Image: Mariah Sharp @MightyMooseArt
She’s made all the mistakes, so you don’t have to… Ask Erin is a weekly advice column, in which Erin answers your burning questions about anything at all.
I think my boyfriend wants a polyamorous relationship.
I met my boyfriend about a year ago, and I was happy with him. Three months ago, his ex-wife came back in town, and after a trial period, they are together again. She lives in his/their old house. All this time I’ve complained, protested, and so on. He says that he loves me, that he'll fix everything, but lately he admitted that he wants both of us. I tried to adjust to this new situation, but it still hurts.
Is this polyamory?
Am I just a fool who does not find the courage to go? I love him, and every day we spend together is a blessing for me. But on the other hand, when he leaves me to go and meet her — or when he visits me and it's obvious he's just had sex — it’s like a punch to my face, to my heart, to my pride. They make me feel not enough, replaceable, and many other words that are not appropriate.
I try to discuss it with him, but he is not very good at communicating what he thinks or feels. She, by the way, behaves like a bitch wanting to get rid of me, so I never talk to her.
Could you please help me? What should I do?
You Might Also Like: Ask Erin: Is It Wrong To Think Of Someone Else During Sex?
Okay, first of all, a polyamorous relationship requires the desire and consent of all parties involved.
Your boyfriend has started having sex. With his ex-wife. Who he lives with.
That is cheating, not polyamory.
I know that you love him, but this situation is not good for you (nor would it be good for most people!). You are being hurt by his behavior. As you said, it’s making you feel like you are “not enough.”
I believe that if you’re going to call someone your boyfriend and attach all the loyalty that accompanies that title, then you DESERVE to be heard and to be treated with respect. There is enough crap going on in the world. Your relationship should be a place you can feel loved and comforted. And safe.
I don’t think there is any “adjusting to this new situation,” because this situation sucks. There’s nothing wrong with polyamory (which this isn’t) if that works for you (which it doesn't).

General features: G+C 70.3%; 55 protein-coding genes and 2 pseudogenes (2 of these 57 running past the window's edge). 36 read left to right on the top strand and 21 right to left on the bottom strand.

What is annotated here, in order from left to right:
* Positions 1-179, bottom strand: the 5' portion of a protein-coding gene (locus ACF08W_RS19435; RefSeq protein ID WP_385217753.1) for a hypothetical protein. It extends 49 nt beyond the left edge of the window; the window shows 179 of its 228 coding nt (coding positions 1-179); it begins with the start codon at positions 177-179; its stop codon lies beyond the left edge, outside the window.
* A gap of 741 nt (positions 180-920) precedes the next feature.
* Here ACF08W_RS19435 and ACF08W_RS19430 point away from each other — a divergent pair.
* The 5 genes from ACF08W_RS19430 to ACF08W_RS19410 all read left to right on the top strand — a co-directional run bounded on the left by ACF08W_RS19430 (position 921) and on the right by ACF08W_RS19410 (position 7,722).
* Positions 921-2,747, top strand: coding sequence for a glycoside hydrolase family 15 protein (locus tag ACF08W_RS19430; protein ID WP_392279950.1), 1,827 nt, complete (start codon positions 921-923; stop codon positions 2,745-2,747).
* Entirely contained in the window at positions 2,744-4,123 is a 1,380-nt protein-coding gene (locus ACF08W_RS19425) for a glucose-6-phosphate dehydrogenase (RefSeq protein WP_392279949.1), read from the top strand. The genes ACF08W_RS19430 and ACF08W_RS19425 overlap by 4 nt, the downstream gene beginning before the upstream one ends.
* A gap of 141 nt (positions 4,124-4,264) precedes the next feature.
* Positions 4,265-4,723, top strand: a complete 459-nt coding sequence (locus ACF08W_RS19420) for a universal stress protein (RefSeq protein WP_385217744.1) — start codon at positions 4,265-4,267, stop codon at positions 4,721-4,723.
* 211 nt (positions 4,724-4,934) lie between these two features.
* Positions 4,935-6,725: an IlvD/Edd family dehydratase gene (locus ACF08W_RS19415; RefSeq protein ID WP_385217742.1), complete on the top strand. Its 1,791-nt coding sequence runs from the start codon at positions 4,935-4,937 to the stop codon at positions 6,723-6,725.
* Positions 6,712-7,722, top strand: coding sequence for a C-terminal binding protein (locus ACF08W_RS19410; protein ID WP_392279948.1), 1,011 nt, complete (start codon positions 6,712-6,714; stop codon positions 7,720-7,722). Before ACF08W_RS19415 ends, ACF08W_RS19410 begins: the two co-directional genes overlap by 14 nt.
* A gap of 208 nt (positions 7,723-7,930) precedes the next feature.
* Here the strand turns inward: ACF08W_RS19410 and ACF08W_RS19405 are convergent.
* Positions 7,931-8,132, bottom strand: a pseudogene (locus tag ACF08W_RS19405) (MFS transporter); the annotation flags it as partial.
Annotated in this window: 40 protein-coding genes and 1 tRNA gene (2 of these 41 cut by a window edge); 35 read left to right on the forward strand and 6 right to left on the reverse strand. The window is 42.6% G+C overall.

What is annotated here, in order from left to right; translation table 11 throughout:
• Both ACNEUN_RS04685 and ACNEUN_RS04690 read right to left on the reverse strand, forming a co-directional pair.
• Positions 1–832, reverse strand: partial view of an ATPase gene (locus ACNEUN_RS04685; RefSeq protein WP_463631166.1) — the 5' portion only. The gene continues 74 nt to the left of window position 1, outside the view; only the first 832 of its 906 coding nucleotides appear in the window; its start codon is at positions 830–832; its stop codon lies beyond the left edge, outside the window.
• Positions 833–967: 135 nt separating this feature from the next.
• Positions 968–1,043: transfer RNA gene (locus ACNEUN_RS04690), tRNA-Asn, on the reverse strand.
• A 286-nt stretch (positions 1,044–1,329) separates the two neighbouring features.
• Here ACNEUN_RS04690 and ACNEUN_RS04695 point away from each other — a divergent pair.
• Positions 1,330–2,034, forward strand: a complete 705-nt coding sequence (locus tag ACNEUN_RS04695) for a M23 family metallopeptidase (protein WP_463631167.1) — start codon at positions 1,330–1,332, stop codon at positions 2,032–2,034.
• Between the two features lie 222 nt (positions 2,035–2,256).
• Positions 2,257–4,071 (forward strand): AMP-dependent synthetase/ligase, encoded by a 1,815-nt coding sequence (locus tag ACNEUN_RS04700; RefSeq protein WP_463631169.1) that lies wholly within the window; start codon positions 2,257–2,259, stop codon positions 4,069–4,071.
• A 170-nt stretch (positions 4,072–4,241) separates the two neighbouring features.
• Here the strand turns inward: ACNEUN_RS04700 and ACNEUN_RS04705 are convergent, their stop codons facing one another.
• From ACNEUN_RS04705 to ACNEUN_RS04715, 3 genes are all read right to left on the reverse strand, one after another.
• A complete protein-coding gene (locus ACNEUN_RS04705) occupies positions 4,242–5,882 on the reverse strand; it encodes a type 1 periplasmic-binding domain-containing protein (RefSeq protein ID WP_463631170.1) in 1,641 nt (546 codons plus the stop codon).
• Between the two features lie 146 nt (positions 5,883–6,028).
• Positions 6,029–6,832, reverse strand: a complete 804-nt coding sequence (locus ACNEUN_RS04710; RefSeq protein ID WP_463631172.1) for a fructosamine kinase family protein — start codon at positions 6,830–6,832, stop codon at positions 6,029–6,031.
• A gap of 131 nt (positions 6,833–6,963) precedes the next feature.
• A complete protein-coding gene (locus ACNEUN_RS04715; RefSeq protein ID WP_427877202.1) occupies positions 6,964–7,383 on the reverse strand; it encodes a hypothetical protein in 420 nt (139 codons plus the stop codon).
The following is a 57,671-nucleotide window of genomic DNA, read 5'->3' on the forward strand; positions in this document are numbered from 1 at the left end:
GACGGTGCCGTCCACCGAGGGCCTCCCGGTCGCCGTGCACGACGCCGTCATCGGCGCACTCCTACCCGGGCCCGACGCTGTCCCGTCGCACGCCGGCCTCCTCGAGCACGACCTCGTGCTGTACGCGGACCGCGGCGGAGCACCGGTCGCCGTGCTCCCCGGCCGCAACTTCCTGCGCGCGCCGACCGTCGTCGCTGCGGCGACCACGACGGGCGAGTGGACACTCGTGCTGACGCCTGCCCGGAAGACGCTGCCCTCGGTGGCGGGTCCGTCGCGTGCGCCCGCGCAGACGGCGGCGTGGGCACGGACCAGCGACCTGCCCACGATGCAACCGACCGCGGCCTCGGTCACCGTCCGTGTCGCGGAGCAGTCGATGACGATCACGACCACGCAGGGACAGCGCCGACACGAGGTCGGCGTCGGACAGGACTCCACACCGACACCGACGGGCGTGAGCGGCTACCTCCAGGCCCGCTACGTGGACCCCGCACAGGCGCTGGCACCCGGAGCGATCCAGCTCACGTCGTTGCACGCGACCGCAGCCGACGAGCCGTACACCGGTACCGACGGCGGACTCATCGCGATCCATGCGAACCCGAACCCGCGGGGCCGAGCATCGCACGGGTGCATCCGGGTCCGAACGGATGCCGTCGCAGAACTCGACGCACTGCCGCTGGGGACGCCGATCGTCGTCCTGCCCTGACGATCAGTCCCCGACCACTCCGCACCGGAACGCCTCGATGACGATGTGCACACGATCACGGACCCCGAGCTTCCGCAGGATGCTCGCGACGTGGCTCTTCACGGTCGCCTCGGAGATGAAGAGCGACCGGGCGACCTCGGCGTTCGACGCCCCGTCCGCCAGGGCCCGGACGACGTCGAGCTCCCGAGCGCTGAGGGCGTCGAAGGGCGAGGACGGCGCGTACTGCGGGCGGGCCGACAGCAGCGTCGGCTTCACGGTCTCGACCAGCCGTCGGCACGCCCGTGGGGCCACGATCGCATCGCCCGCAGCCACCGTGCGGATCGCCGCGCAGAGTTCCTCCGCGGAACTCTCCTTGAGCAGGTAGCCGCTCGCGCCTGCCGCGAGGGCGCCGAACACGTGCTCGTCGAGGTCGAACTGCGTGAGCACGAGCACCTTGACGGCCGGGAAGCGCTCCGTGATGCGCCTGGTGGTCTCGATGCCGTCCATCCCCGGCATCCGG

As hard as it is, in my estimation, your only recourse is to walk away.
It can feel impossible to leave situations we know are bad for us because we have convinced ourselves that this is “the person,” that we love them and can’t live without them.
Why? Because deep down, we all have the same Achille’s heel — if this person doesn’t love us or stops loving us, we will never be loved again.
And that’s simply not true.
Give yourself the opportunity to be with someone who wants to be with you, and only you. Open your heart to the possibility that there are people out there who will love you, for whom you WILL be enough.
And, please, don’t listen to any more of his empty promises.
I can smell his game from the other side of this laptop.
Cut your ties and don’t be wooed back.
Lean on your friends and family. Consider speaking to a therapist. Take the focus off of him, off of them, and put it back on you. Now is the time for self-care — be that a hike, an impromptu trip with friends, meditation, a massage, a new book, or some chocolate cake.
Spend time doing things and being with people who make you feel good about who you are and what you have to offer. You are enough. You deserve love.
If you have a question for me about relationships, addiction, recovery, friendship, consent, Pink Opal, The Kettering Incident (BECAUSE OMG WE NEED TO TALK) or anything at all, use the contact form below or email me at firstname.lastname@example.org. As always, your anonymity is golden. xoxo